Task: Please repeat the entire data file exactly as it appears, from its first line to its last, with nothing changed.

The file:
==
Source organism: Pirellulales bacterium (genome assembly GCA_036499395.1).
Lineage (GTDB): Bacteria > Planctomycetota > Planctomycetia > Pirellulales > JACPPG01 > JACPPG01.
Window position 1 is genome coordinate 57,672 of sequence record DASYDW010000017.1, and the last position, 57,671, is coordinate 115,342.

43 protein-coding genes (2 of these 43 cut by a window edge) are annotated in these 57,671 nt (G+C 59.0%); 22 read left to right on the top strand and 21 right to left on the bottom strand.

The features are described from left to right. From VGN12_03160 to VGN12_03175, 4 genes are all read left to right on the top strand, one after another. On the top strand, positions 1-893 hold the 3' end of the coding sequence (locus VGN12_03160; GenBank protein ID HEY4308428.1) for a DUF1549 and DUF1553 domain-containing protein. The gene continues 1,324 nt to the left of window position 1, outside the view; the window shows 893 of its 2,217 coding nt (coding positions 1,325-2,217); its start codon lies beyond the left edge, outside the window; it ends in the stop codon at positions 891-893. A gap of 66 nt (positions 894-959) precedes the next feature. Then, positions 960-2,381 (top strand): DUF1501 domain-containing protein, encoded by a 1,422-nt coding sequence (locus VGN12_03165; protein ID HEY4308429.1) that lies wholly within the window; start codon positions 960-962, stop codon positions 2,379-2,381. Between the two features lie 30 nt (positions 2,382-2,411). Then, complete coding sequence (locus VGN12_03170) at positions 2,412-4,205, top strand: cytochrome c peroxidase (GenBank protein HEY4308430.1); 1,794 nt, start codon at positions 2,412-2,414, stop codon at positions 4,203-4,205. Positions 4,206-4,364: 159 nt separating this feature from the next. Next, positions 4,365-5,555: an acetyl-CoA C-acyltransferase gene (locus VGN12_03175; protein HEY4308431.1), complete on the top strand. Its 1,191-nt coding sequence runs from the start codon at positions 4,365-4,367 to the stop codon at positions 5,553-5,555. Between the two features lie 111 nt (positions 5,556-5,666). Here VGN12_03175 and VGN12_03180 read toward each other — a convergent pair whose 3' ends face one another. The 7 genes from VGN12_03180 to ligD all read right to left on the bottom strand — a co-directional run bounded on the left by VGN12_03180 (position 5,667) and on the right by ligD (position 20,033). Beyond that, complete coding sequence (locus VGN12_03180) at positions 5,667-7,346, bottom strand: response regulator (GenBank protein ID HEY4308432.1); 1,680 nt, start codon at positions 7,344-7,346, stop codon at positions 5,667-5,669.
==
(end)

Source organism: Pirellulales bacterium (genome assembly GCA_036499395.1).
Lineage (GTDB): Bacteria > Planctomycetota > Planctomycetia > Pirellulales > JACPPG01 > JACPPG01.
Window position 1 is genome coordinate 57,672 of sequence record DASYDW010000017.1, and the last position, 57,671, is coordinate 115,342.

43 protein-coding genes (2 of these 43 cut by a window edge) are annotated in these 57,671 nt (G+C 59.0%); 22 read left to right on the top strand and 21 right to left on the bottom strand.

The features are described from left to right. From VGN12_03160 to VGN12_03175, 4 genes are all read left to right on the top strand, one after another. On the top strand, positions 1-893 hold the 3' end of the coding sequence (locus VGN12_03160; GenBank protein ID HEY4308428.1) for a DUF1549 and DUF1553 domain-containing protein. The gene continues 1,324 nt to the left of window position 1, outside the view; the window shows 893 of its 2,217 coding nt (coding positions 1,325-2,217); its start codon lies beyond the left edge, outside the window; it ends in the stop codon at positions 891-893. A gap of 66 nt (positions 894-959) precedes the next feature. Then, positions 960-2,381 (top strand): DUF1501 domain-containing protein, encoded by a 1,422-nt coding sequence (locus VGN12_03165; protein ID HEY4308429.1) that lies wholly within the window; start codon positions 960-962, stop codon positions 2,379-2,381. Between the two features lie 30 nt (positions 2,382-2,411). Then, complete coding sequence (locus VGN12_03170) at positions 2,412-4,205, top strand: cytochrome c peroxidase (GenBank protein HEY4308430.1); 1,794 nt, start codon at positions 2,412-2,414, stop codon at positions 4,203-4,205. Positions 4,206-4,364: 159 nt separating this feature from the next. Next, positions 4,365-5,555: an acetyl-CoA C-acyltransferase gene (locus VGN12_03175; protein HEY4308431.1), complete on the top strand. Its 1,191-nt coding sequence runs from the start codon at positions 4,365-4,367 to the stop codon at positions 5,553-5,555. Between the two features lie 111 nt (positions 5,556-5,666). Here VGN12_03175 and VGN12_03180 read toward each other — a convergent pair whose 3' ends face one another. The 7 genes from VGN12_03180 to ligD all read right to left on the bottom strand — a co-directional run bounded on the left by VGN12_03180 (position 5,667) and on the right by ligD (position 20,033). Beyond that, complete coding sequence (locus VGN12_03180) at positions 5,667-7,346, bottom strand: response regulator (GenBank protein ID HEY4308432.1); 1,680 nt, start codon at positions 7,344-7,346, stop codon at positions 5,667-5,669.